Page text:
Al Gore bought a hybrid Mercury Mariner in 2007 to combat global warming. Hybrid sales didn’t budge. George Bush decreed 35 mpg cars in late 2007. Hybrid shoppers yawned. Barack Obama decreed electric vehicles were the future in 2009. Hybrid sales tanked. For over a decade, hybrid sales haven’t crawled above 3 percent of the market despite the addition of dozens of new models to dealers’ lots and Congressional edicts forcing manufacturers to build more fuel efficient gas-electrics.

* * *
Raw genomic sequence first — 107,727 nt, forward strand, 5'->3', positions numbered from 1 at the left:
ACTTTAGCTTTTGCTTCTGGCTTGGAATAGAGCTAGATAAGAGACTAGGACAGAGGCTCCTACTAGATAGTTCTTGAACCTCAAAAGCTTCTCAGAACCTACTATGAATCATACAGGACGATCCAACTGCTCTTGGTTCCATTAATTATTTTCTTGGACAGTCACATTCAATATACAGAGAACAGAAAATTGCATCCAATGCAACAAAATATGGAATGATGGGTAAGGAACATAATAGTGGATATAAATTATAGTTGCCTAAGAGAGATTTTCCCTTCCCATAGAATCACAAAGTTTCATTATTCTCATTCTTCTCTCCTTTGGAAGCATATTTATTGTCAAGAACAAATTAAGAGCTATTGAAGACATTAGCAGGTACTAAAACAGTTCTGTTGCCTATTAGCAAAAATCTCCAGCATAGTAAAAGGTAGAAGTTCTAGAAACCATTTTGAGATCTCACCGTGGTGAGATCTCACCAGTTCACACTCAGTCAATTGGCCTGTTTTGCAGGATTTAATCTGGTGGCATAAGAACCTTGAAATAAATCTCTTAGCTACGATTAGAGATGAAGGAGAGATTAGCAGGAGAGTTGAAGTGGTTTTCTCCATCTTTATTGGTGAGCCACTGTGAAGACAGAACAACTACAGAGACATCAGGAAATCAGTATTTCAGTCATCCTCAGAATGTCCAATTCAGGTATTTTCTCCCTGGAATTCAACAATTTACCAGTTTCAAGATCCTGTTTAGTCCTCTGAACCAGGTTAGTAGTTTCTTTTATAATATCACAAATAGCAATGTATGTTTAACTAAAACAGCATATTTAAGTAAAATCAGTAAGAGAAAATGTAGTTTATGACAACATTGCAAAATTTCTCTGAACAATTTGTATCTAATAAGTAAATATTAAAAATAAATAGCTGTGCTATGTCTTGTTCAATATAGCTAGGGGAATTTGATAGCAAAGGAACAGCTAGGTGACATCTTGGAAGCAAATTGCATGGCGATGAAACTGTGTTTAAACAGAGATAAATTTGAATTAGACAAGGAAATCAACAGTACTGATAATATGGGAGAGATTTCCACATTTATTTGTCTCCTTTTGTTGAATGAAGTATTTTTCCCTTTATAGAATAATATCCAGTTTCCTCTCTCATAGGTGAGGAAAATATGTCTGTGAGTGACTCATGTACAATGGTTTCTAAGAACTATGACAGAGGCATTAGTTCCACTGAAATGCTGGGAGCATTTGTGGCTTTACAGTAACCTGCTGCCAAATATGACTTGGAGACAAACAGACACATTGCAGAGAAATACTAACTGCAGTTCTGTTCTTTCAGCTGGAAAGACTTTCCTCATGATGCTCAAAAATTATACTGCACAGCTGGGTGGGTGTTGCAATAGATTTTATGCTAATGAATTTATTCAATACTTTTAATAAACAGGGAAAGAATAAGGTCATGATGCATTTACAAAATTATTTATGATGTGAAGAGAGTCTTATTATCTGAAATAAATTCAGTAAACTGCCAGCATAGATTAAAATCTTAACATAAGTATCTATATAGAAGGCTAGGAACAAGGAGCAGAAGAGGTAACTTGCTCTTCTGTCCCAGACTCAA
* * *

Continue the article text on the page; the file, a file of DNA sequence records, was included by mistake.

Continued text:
Only twice have sales risen significantly above 3 percent market share. And both times they followed sustained gas prices near $4 a gallon.
Hybrid-electric sales hit a record 3.7 percent of market share in April, eclipsing the previous record of 3.3 percent in July, 2008. Consumers pay a lot more attention to market signals than they do to political hot air.
Yet, despite dozens of new vehicles in the market including the much-hyped Chevy Volt and Nissan Leaf (and many others simply to meet federal edicts), one vehicle continued to dominate the niche segment with over 70 percent of hybrid sales according to Autodata: The Toyota Prius (and its cousins, the Prius C and V) accounted for 32,000 of the 44,000 hybrid-electrics sold.